The George W. Bush Presidential Center, designed by Robert A.M. Stern Architects and located on the campus of Southern Methodist University (SMU) in Dallas, does not reflect the colorful nature of the 43rd president’s personality. Nor does it symbolically suggest the fact that Bush was the first president of the 21st century. Although the three-story brick-and-limestone building is the first presidential library to contain e-mails—some 200 million—its design is traditional, not contemporary. The 260,560-square-foot structure, which also houses galleries, a museum store, policy institute, restaurant, and 360-seat auditorium, succeeds best as a sedate and sustainable (LEED Platinum–certified) piece of abstracted classical architecture, meant to fit in with SMU’s early-20th-century Georgian Revival buildings.
Freedom Hall, the museum’s central area, is topped by a 67-foot-high limestone-and-glass lantern that dramatically ushers in natural light by day and glows at night. Below the lantern, a 20-foot-high, 360-degree, high-definition LED screen displays changing digital artwork.
The exhibitions promise to keep us pondering, with interactive “What would you have done?” scenarios, historical objects, a re-created Oval Office, and an authentic, reassembled White House Situation Room. Yet the architecture might reveal more about the taste of former librarian and schoolteacher Laura Bush, who was, according to Stern, “the principal client throughout the process.” Her touch can be seen everywhere, including in a Texas-style White House Rose Garden, complete with native plants from the Bushes’ Crawford ranch, and carpets in the institute by Afghan rug company ARZU. The latter were executed as part of the Bush Institute’s Afghan Women’s Project, which the first lady began championing during her husband’s presidential terms.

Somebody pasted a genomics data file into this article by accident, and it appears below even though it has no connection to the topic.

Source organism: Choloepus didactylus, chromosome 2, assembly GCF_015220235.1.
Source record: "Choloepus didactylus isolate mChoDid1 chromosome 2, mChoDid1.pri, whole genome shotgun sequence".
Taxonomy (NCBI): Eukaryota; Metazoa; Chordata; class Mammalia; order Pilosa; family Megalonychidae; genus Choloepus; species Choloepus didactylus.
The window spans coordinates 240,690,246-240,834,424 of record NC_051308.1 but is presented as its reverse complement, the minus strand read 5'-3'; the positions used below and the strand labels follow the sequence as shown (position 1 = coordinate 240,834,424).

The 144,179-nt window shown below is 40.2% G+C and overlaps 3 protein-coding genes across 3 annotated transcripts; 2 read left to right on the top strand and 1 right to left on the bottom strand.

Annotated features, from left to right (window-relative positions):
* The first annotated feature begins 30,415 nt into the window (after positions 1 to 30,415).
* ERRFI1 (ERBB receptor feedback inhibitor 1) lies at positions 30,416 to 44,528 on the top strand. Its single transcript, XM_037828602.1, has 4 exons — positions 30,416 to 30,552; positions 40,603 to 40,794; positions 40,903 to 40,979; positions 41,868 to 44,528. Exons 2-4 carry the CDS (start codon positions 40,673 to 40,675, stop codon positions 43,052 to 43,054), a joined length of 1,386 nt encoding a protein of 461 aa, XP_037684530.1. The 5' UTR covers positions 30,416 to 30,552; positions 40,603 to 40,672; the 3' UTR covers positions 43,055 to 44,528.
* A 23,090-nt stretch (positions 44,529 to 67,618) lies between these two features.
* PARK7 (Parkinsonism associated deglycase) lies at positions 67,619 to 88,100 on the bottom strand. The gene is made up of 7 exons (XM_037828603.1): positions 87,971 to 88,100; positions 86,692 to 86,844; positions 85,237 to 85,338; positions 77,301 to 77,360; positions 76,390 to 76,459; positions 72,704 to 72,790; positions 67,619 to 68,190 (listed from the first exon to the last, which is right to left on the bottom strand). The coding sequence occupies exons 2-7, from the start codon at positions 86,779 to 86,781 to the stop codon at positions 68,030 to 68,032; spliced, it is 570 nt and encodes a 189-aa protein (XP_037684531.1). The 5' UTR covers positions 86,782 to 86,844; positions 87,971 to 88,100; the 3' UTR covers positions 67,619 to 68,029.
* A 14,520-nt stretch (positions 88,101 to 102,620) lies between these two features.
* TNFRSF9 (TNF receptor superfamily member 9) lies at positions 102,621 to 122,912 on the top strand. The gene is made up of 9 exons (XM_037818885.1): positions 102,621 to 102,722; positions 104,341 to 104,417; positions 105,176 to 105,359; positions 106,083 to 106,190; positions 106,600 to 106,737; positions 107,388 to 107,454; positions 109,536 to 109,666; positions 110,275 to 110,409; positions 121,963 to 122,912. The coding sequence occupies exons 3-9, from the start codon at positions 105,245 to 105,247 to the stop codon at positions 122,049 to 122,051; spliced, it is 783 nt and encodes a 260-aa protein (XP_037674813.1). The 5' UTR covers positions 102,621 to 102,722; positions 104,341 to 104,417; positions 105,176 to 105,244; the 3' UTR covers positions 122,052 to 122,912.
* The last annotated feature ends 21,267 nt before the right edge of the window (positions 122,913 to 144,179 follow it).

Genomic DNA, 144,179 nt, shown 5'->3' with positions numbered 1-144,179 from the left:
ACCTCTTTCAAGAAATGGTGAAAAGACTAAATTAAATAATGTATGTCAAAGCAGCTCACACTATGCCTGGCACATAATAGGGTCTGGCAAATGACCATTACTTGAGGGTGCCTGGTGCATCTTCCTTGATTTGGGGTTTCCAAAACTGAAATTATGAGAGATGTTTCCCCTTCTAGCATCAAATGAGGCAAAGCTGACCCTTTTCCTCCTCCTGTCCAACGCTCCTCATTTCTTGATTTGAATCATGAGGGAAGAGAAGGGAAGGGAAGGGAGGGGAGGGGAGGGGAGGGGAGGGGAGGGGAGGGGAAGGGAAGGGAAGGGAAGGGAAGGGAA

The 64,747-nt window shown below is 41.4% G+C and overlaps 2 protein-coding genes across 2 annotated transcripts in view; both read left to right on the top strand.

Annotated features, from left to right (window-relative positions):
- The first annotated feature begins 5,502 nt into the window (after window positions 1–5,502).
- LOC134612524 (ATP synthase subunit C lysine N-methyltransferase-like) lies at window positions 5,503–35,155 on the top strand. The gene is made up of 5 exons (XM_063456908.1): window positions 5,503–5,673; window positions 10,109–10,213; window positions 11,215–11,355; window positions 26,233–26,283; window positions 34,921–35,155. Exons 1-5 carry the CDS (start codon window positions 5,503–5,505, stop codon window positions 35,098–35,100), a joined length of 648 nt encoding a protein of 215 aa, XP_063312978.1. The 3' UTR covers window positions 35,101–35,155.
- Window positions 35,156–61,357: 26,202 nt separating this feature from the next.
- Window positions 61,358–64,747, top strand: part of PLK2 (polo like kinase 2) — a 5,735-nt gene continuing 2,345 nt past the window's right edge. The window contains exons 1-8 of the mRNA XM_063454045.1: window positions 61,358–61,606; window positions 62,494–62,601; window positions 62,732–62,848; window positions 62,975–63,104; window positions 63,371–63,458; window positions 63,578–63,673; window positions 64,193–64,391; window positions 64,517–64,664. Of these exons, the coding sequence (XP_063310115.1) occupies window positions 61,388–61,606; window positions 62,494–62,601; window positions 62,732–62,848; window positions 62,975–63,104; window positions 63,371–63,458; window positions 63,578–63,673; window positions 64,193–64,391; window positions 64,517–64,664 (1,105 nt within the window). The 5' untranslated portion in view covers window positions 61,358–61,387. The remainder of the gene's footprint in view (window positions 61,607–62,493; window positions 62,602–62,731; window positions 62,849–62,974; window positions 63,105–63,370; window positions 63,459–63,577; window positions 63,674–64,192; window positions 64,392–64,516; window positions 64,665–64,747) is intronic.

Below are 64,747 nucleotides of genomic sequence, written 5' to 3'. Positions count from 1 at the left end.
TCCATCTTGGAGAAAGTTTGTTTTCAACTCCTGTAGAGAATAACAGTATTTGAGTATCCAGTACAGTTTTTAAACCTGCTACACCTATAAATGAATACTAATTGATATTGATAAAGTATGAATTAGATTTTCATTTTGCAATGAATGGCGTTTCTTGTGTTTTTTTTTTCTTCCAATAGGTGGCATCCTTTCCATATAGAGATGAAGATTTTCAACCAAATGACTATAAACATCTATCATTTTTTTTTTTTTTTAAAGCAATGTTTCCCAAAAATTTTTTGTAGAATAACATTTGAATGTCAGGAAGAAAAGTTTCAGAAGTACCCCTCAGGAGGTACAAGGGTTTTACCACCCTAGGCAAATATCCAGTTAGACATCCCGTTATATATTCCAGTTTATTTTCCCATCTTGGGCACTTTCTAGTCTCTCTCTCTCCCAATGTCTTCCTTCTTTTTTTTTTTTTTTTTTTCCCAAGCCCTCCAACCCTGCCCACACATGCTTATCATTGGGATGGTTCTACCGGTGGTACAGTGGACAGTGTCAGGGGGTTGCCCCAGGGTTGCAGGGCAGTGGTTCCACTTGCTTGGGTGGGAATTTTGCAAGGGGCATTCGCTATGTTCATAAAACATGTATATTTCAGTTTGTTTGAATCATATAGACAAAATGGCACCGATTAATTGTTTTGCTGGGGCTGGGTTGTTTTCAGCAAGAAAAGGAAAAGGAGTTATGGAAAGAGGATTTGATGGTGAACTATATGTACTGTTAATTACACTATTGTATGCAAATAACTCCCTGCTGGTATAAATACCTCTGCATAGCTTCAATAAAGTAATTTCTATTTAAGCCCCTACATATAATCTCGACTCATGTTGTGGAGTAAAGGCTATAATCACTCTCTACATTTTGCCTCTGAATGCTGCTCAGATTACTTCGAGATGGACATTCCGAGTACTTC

Laura Bush’s choice of the architect was boosted by recommendations from her design committee, whose members included developer Roland Betts, George W. Bush’s fraternity brother at Yale and co-owner of the Texas Rangers baseball team with him from 1989 to 1994; family friend Deedie Rose, whose husband, Edward “Rusty” Rose, was also involved in the ownership of the Rangers; and architect and professor Witold Rybczynski, whom the Bushes appointed to the U.S. Commission of Fine Arts in 2004. Stern is also the dean of the architecture school at Bush’s alma mater. “And SMU is my alma mater,” says Laura Bush. “It was a perfect fit.”
The 15-acre site around the library offered space for the Bushes’ real love, the Texas landscape. Landscape architect Michael Van Valkenburgh teamed up with Stern to create a public park surrounding the building that is expected to mature into a re-created Texas prairie. Stormwater runoff and underground cisterns will irrigate the native grasses, meadows, and indigenous trees.
After eight years of controversial decisions and with the president’s approval rating at 22 percent when he left office, both Bushes perhaps hope the park and the library/museum will encourage visitors to reflect upon his highest actions. “We did not talk about approval ratings,” says Stern of his many discussions with Laura Bush. “This is a building about the dignity of the presidency. It’s designed to bring people back again and again.”